A research team at Germany’s Max Plank Society has discovered the exoplanet KOI-456.04 circling a star under highly similar conditions to Earth.
Of the many exoplanets discovered to date, a large number orbit red dwarf stars that are smaller than our sun, and given factors such as flares and radiation from the stars they orbit, most of these exoplanets (even the ones in habitable zones) are thought to have environments that would struggle to sustain life.
On the other hand, KOI-456.04 is thought to be about 1.9 times bigger than Earth and at about the same distance from the Kepler-160 star (which has almost identical size/brightness as our sun) as Earth is from the sun, orbiting its star in approximately 378.4 days. The Max Plank Society reports that this star and exoplanet are “like a mirror image of the sun and Earth”.
What’s more, the surface temperature of Keplar-160, which is about 3,140 light-years from Earth, is thought to be around 5,200℃ (our sun is 5,500℃), leading researchers to believe that if this planet has a similar atmosphere to that of Earth, its average surface temperature would be about 5℃. In other words, water could exist on its surface as liquid, making it highly possible that life exists there.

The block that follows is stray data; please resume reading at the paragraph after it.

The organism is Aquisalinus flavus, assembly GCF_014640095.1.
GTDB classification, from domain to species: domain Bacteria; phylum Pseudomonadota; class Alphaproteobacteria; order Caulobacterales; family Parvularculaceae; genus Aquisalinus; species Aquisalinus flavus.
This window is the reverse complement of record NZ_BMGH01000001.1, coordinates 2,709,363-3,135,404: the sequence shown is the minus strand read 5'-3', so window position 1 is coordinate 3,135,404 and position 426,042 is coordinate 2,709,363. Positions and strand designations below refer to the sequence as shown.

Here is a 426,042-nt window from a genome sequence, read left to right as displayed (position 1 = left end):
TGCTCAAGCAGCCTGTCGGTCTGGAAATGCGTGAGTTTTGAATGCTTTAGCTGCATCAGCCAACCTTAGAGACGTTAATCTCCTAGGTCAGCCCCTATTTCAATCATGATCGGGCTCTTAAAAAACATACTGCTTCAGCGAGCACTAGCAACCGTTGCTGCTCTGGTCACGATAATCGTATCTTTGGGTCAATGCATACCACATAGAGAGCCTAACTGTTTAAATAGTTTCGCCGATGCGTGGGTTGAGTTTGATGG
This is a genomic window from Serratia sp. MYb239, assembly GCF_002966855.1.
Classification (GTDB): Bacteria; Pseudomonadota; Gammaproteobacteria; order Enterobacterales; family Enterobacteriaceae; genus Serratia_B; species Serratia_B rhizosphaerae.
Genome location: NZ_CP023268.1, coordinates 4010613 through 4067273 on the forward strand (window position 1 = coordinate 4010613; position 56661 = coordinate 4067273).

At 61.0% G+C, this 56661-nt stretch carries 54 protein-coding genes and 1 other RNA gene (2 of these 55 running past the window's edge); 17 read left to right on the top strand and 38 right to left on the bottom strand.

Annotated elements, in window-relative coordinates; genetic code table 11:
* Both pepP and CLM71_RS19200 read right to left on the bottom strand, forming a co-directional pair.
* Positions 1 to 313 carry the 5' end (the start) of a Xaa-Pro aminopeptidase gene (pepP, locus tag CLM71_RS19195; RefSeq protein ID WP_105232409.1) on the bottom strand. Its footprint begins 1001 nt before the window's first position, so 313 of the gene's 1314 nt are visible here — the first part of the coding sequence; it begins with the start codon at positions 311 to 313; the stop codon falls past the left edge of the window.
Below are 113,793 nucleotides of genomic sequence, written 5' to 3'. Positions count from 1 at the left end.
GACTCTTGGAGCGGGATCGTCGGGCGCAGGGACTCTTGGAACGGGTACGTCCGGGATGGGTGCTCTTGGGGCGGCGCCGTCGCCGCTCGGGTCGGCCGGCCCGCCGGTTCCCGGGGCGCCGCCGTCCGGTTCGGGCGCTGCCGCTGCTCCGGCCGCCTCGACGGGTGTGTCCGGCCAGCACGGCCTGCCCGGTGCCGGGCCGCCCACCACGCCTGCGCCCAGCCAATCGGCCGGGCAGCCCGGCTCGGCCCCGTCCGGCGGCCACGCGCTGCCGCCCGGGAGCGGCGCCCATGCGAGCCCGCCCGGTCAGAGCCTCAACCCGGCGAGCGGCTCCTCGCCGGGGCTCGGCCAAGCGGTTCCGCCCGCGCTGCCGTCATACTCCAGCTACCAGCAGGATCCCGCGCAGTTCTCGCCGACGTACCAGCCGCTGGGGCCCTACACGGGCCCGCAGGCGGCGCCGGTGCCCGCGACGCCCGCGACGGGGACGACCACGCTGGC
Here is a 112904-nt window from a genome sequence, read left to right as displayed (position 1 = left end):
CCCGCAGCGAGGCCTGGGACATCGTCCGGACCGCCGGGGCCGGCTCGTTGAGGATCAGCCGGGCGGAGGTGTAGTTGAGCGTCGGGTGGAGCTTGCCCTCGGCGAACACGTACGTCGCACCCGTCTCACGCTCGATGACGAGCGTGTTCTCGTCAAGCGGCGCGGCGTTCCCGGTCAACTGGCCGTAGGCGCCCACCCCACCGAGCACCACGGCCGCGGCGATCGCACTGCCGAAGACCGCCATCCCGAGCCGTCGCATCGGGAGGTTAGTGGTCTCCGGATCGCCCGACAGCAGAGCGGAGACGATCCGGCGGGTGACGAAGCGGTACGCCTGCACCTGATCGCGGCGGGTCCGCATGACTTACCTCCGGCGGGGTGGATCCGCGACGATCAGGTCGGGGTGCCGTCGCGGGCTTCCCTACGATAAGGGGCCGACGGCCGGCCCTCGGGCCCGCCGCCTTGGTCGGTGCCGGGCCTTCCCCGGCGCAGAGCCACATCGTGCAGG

Note, however, that at the time of writing, the probability of this planet existing is said to be 85%. The research team has developed a new physics model to calculate changes in Keplar-160’s light volume (data which was collected by means of the Keplar Space Telescope), and has used this algorithm to identify the new planet KOI-456.04, which is separate from the planets already known to be orbiting Keplar-160. However, there needs to be at least 99% accuracy in order to officially declare its existence as an exoplanet. Although researchers are confident about the existence of KOI-456.04, they need to wait for direct observation by the James Webb Space Telescope before its existence can be officially declared.
Incidentally, a planet similar to Earth was also discovered in April of this year according to data from the Keplar Space Telescope.
source：Astronomy & Astrophysics
This article was originally written in Japanese. All images and content are directly from the Japanese version at the time of publication.